Wednesday, March 19, 2014

The Poor and Protests in Venezuela

Really good story from Frank Bajak on Venezuelan students finally trying to enter poor neighborhoods and forge connections. It's taken weeks for them to get there, as the elite leadership of the opposition, such as Leopoldo López, have ignored the poor while illogically also claiming majority status.

One message in the story is fear. The students are afraid to enter poor neighborhoods, their parents don't want them to do so, and they will not do so after dark. Meanwhile, some in lower income areas do support protests but fear retaliation. This makes dialogue all the more difficult for both sides.

An even larger point is the failure of the opposition to articulate political goals that resonate with the poor. They do not want Nicolás Maduro forced out. They do not care so much about media fairness, whether López remains in jail, etc. They do care about the subsidies that have improved their lives and want reassurance that they will not be cut.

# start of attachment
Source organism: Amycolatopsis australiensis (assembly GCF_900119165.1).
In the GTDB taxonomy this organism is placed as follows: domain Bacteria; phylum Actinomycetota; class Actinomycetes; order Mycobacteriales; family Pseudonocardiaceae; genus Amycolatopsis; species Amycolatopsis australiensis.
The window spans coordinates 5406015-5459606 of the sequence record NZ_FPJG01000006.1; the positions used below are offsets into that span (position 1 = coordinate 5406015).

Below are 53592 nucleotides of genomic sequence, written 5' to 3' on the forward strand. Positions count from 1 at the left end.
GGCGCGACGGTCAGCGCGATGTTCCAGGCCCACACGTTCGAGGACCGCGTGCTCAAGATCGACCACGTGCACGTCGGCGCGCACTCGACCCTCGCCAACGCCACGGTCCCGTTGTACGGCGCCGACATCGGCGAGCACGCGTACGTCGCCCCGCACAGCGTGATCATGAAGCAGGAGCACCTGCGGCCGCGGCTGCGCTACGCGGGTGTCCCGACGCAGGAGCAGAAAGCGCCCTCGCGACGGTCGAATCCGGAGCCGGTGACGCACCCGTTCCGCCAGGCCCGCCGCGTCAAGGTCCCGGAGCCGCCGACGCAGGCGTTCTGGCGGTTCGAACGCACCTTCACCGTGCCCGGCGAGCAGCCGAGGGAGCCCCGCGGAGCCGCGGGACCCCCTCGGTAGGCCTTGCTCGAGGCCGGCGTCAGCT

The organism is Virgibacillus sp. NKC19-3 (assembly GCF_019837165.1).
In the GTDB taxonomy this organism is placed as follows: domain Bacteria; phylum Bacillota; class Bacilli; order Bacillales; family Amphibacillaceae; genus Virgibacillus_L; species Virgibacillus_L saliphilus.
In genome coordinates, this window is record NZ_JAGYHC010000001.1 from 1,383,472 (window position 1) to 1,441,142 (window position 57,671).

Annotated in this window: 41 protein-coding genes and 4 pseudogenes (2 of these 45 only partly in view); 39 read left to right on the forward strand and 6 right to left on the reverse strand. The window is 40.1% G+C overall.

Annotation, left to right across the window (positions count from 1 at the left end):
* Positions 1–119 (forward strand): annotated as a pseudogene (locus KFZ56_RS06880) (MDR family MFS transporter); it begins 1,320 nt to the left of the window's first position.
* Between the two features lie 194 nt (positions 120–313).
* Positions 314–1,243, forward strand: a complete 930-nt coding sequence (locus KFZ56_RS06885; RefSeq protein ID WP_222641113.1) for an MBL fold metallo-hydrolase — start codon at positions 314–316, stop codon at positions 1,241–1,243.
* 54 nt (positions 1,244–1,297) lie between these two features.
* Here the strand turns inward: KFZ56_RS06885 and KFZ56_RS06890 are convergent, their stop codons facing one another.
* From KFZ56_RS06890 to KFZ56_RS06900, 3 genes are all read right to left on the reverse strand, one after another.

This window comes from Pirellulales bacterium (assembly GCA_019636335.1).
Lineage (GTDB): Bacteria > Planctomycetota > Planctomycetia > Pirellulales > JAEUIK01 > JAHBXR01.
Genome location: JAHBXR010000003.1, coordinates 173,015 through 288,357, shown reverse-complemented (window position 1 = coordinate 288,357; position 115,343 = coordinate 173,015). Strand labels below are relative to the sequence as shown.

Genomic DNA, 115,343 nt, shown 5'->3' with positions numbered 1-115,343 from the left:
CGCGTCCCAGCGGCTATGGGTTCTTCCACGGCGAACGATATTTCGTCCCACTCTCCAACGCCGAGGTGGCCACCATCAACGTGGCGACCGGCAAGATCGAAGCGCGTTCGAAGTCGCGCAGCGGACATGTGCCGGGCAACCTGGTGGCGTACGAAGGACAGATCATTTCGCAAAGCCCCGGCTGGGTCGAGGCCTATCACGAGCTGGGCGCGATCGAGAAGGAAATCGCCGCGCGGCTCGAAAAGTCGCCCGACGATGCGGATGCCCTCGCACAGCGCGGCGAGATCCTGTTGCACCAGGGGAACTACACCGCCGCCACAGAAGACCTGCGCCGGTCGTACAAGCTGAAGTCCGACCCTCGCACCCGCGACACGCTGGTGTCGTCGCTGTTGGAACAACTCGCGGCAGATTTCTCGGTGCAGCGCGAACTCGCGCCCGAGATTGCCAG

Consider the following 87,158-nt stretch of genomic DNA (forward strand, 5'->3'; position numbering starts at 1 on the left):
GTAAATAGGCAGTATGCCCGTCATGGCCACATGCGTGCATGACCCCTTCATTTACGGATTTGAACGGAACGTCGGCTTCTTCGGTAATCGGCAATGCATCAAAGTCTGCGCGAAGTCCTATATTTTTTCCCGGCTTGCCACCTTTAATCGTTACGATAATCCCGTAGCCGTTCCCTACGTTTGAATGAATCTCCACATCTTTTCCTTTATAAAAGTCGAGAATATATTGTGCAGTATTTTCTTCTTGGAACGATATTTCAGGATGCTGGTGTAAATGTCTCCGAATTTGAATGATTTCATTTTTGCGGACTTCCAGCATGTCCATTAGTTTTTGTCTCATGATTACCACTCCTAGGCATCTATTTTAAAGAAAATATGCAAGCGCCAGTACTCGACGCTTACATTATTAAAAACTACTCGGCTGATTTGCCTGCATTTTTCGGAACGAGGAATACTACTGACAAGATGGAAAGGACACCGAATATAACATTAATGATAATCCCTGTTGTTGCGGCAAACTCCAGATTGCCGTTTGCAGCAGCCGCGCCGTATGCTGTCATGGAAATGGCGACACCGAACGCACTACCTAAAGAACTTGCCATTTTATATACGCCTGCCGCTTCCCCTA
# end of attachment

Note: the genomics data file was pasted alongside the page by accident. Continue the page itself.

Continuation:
The widespread shortages, crime, and high inflation--not to mention a stream of unhinged comments from the president--are all potential sources of agreement but after five weeks of protest there has been precious little connection. Overcoming mutual fear is no easy thing but certainly essential if the opposition is going to be anything more than just an irritant.


Omar 4:29 PM  

Very good article indeed. This leads to a greater question. How many of the poor are pro-government because of increased consumption/anti-poverty measures and how many are actually committed to the ideals of socialism or even "radical revolution" (in the words of George Cicciarello-Maher)? Important question, in my opinion.

From my observations, Latin America is a continent where the people who deliver goods and services win elections. The opposition need to speak the language of equality and social justice and deliver on it. And to build a constituency, they need this type of grassroots activism.

There also needs to be more study on the colectivos, imo. Are they really intimidating people or are they playing the boogeyman role?

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